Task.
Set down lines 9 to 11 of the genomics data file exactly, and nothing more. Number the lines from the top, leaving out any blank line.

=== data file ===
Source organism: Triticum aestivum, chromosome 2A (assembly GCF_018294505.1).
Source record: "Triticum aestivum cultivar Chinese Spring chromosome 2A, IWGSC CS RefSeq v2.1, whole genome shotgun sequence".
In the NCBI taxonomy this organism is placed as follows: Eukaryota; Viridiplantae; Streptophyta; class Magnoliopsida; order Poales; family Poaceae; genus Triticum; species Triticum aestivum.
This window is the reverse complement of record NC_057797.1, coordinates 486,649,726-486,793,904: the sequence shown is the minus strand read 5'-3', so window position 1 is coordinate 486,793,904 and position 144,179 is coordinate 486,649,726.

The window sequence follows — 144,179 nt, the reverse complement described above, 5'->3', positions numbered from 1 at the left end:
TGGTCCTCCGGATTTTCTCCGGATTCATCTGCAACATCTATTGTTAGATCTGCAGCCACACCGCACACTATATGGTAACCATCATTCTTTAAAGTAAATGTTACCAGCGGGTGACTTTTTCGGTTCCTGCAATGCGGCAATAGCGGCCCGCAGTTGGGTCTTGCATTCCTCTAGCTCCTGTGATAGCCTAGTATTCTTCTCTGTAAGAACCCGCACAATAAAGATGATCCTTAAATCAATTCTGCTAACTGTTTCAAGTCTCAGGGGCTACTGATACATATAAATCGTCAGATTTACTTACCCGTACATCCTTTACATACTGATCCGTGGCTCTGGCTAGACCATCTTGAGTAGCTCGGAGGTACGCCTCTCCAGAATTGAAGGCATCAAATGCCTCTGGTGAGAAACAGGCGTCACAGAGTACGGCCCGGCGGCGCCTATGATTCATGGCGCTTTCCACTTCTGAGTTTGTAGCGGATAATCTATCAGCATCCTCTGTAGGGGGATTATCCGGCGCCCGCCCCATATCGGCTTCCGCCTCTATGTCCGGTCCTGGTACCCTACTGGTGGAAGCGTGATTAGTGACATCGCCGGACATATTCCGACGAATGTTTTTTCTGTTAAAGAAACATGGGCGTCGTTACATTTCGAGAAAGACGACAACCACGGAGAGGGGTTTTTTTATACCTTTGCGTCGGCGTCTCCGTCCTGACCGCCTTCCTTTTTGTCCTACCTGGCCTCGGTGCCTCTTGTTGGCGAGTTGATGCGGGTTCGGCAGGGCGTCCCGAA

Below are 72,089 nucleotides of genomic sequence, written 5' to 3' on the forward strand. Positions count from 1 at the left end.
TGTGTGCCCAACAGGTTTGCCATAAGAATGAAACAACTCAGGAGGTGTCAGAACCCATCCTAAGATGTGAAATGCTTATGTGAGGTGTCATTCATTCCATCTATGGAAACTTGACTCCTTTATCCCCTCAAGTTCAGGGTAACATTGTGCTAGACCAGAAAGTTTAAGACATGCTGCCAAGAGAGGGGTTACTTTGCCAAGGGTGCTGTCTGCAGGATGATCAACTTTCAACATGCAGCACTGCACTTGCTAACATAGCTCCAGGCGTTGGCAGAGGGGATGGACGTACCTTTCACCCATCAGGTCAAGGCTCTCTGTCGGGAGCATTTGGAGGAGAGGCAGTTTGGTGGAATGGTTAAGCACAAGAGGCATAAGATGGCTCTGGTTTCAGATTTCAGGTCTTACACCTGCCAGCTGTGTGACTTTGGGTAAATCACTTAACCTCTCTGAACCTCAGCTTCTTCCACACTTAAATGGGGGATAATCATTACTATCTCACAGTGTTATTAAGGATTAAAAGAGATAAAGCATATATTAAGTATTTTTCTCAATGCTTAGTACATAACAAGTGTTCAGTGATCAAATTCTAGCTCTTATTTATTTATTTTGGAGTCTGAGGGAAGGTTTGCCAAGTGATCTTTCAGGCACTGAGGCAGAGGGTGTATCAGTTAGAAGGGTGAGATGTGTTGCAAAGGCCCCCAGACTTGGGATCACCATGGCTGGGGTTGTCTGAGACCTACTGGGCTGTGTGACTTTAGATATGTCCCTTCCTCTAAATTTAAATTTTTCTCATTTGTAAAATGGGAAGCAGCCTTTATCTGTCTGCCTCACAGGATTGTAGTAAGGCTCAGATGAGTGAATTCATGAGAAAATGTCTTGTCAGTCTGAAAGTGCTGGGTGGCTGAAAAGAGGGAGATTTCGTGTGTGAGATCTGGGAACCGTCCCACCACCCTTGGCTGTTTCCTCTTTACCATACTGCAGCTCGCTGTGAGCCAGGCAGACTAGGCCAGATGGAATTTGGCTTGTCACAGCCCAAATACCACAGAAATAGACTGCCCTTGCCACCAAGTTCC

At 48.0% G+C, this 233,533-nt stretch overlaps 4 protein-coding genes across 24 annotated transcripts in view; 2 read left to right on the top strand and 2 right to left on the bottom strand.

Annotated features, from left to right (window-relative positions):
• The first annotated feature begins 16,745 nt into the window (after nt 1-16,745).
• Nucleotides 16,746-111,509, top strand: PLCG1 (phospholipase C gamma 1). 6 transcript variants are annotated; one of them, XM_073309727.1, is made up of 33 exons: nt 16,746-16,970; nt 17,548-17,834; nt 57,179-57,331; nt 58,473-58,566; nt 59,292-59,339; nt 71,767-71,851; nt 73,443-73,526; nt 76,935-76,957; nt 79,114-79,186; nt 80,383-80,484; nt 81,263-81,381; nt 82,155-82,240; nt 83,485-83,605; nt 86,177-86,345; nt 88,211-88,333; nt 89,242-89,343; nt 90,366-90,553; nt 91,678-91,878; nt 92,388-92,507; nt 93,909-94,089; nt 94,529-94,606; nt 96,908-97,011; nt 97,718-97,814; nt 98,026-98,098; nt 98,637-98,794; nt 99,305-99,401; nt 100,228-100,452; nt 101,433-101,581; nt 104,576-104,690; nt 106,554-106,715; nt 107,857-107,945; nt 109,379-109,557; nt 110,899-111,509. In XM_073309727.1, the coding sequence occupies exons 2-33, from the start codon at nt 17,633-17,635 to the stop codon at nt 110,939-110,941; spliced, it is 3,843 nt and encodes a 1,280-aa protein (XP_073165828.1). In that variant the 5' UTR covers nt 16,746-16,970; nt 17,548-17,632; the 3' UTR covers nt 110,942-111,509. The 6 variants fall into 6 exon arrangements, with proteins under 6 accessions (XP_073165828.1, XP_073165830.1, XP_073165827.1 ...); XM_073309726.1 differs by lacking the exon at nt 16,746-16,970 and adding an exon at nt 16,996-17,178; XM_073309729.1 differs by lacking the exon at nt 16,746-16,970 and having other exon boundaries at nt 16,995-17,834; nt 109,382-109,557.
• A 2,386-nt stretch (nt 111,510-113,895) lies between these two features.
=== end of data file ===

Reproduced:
At 48.0% G+C, this 233,533-nt stretch overlaps 4 protein-coding genes across 24 annotated transcripts in view; 2 read left to right on the top strand and 2 right to left on the bottom strand.

Annotated features, from left to right (window-relative positions):
• The first annotated feature begins 16,745 nt into the window (after nt 1-16,745).